OTTAWA -- Calls are growing louder for the Federal Government to require airlines to offer full refunds to passengers for flights cancelled due to COVID-19.

For Amber Murray, a travel voucher for a cancelled dream trip to the Dominican Republic with her husband isn’t good enough.

“Unfortunately they don’t know if I’m going to be able to travel in the coming months let alone the next 24 months,” said Murray who has stage 3 breast cancer. She says WestJet refuses to provide a refund for a flight cancelled in April because of COVID-19.

“I provided them with medical documents and I got told ‘that’s ok, someone else can use it if you give it to someone else.’ That defeats the purpose of my trip.”

In a statement WestJet says “...airline tariffs do not always provide for cash refunds especially in cases beyond our control. WestJet believes refunding with travel credits is an appropriate and responsible approach in extraordinary circumstances such as the COVID-19 crisis.”

WestJet and Porter Airlines are offering travel vouchers that are valid for two years.

At Air Canada, those with refundable tickets are eligible for a full refund. Both refundable ticket holders and non-refundable ticket holders have two options: a travel voucher with no expiry date or they can convert their booking into Aeroplan Miles and receive additional 65 per cent bonus miles. 

“To me they are worthless right now,” said Cathy Maltese of the travel voucher offered by Air Canada. “I don’t know what’s going to happen in the future. In the meantime, people are struggling with money, like why are they allowed to hold onto it, they’ve got billions.”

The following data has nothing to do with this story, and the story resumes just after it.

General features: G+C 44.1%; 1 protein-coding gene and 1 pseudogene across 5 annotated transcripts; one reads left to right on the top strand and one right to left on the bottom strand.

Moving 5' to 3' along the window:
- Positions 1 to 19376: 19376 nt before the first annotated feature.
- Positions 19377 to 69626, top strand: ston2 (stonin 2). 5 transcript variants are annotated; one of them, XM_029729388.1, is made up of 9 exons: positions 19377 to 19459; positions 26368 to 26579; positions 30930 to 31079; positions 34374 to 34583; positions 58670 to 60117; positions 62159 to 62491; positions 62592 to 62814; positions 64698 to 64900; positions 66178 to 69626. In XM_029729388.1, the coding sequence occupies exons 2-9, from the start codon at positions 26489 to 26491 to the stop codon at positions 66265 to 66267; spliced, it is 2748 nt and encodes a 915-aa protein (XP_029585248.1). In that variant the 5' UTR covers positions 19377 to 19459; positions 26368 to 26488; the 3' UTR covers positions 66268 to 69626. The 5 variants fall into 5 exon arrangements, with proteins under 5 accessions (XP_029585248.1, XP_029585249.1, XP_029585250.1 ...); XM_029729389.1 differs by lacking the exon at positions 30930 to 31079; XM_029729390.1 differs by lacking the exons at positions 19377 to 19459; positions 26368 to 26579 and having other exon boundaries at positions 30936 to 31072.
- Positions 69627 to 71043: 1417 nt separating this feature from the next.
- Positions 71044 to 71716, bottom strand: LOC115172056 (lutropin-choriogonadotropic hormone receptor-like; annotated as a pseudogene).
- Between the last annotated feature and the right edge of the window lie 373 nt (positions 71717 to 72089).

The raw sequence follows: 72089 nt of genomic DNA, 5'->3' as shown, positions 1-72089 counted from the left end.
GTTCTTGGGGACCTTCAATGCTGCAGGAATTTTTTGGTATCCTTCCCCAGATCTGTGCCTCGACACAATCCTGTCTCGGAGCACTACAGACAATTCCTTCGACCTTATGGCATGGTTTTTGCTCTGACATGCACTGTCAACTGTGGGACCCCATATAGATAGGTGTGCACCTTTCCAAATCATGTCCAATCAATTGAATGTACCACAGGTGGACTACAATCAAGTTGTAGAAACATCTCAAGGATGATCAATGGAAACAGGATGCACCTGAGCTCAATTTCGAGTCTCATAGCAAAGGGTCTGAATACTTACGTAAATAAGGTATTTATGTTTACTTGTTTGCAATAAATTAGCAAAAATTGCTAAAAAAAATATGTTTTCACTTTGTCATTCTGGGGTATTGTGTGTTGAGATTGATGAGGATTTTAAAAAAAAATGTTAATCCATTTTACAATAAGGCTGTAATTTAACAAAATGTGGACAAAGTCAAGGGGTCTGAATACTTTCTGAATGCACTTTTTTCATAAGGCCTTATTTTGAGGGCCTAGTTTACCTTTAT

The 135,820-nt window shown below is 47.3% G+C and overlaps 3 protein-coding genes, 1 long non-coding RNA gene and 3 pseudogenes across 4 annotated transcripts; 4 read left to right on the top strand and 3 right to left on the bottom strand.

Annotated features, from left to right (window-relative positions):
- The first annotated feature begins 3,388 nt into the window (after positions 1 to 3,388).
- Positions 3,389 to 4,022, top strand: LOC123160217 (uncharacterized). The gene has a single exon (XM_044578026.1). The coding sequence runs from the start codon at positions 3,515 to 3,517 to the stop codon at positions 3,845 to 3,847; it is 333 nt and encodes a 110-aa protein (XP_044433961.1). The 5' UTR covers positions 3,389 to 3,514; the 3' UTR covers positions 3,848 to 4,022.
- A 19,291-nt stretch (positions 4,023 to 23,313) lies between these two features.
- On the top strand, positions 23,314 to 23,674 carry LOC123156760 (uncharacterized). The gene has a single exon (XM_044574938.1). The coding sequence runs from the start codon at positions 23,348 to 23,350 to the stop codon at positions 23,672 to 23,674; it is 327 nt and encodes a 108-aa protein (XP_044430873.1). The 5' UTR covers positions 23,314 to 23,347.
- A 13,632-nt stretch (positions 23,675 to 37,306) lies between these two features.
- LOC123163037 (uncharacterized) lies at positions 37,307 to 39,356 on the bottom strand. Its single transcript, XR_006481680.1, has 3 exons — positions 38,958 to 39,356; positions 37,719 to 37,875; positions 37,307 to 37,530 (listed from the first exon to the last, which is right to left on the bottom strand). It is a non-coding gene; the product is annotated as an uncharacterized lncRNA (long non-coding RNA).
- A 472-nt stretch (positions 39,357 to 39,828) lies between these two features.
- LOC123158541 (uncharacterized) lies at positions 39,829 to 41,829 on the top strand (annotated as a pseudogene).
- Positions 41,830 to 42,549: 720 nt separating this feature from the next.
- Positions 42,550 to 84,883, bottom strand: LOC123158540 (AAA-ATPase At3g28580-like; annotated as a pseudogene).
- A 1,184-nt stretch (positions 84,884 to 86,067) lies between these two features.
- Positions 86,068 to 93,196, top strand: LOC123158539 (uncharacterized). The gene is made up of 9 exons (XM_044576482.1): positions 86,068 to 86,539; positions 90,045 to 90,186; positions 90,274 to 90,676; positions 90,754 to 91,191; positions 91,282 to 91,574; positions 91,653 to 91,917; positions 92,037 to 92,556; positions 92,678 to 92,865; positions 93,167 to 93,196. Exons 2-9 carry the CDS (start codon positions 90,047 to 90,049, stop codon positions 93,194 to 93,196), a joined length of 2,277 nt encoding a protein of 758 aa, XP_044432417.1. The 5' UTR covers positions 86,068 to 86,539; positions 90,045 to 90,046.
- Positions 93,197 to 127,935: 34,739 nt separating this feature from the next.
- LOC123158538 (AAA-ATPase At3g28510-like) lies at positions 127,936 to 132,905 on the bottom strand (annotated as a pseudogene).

“The law has been and remains that airlines have to provide a refund to the original form of payment,” said Gabor Lukacs, the president of the Airline Passenger Rights group.

"They can ask you to take vouchers, they can perhaps entice you by offering a higher voucher amount than cash… what they cannot do is impose vouchers on you, there’s nothing in the law that allows them to do that.”

Lukacs suggests filing for a charge back with the credit card used to purchase flights but says a number of companies are refusing to return the funds.

He started a petition calling on the federal government to enforce a refund policy for cancelled flights during the pandemic. It has more than 55,000 signatures.

“I think the airlines have to work with us, their clients, as much as we need to work with them and holding our money is not a good business model for anybody,” said Rob Butler who was supposed to fly to Tokyo in early May. He is one of the more than 27,000 people to sign an online petition on the House of Commons website demanding the government step in.

Transport Minister Marc Garneau’s office said in a statement, “a balanced approach is needed in supporting Canadians and ensuring that they continue to have affordable and efficient air transportation options for years to come.”